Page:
As you may have noted from the extract above – taken from the House of Commons register of members interests – the event took up just four hours of Alistair Darling’s time.
So that fee works out at £3,825 an hour. Nice work if you can get it.
Legal market geeks may recall that a week before Darling made his speech Linklaters admitted that it had made a number of support staff redundant, declining to comment on how many jobs went.
A spokesperson for the firm said at the time: “We can confirm that reluctantly there have been a small number of headcount reductions in business services in the UK.”
Darling’s lucratively rewarded four hours of work equates to £300 more than a junior support staff member in Linklaters’ IT and HR functions gets in a whole year, with such positions remunerated at the ‘London living wage’ of £15,000 per annum.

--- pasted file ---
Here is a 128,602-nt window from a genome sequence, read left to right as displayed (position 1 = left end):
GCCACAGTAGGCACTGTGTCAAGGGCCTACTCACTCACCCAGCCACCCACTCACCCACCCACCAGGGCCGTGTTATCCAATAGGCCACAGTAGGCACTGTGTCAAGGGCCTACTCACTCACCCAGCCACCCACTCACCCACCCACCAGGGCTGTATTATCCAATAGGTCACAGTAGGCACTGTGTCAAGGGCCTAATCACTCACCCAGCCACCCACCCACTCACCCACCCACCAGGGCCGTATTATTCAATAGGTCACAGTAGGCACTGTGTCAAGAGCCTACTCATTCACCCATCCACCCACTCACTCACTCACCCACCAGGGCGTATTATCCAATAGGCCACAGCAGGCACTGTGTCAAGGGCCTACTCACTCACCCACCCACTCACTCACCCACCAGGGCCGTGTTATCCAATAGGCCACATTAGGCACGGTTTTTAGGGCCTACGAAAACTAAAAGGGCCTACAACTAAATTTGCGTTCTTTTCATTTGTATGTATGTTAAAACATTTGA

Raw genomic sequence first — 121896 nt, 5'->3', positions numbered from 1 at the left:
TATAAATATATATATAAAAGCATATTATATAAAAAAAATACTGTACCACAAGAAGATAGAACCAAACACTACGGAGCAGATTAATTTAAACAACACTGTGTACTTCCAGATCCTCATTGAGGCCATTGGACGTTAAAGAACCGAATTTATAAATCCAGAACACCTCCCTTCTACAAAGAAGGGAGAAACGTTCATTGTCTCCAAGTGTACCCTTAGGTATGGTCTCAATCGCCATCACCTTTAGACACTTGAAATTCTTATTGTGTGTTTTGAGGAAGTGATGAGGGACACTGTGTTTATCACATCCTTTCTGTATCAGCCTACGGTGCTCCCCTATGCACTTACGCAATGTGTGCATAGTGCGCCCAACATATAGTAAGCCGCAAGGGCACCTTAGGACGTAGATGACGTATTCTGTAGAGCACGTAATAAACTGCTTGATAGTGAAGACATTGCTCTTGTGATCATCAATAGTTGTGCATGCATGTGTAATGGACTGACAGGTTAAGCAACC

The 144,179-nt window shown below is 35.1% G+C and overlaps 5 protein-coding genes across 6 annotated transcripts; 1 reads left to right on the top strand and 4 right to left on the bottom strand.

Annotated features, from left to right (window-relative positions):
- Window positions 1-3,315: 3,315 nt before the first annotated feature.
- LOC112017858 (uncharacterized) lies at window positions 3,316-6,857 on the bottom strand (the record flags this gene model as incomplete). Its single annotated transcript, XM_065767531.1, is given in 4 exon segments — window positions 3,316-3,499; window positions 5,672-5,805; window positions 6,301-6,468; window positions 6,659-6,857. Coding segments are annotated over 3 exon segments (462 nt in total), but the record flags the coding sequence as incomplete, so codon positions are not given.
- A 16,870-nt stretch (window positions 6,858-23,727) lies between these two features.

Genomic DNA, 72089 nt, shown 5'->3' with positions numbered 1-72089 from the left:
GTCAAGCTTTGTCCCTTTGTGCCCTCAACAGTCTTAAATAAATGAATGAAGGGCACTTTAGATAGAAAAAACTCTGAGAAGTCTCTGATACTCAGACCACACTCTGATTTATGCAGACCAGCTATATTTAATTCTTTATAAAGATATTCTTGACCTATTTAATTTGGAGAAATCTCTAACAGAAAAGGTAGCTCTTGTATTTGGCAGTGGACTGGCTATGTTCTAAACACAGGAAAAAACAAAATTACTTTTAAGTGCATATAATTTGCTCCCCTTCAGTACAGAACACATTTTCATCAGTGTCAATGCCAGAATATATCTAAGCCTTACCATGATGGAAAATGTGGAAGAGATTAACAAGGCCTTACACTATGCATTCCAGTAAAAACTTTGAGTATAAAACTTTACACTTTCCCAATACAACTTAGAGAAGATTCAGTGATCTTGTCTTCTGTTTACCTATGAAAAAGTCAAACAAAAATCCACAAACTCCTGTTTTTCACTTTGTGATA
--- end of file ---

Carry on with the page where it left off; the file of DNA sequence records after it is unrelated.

But then Linklaters and the former chancellor are old pals, their paths having crossed during the implementation of Labour’s Private Finance Initiative (PFI) and later following the insolvency of Lehman Brothers – gigs from which the magic circle firm creamed plentiful fees.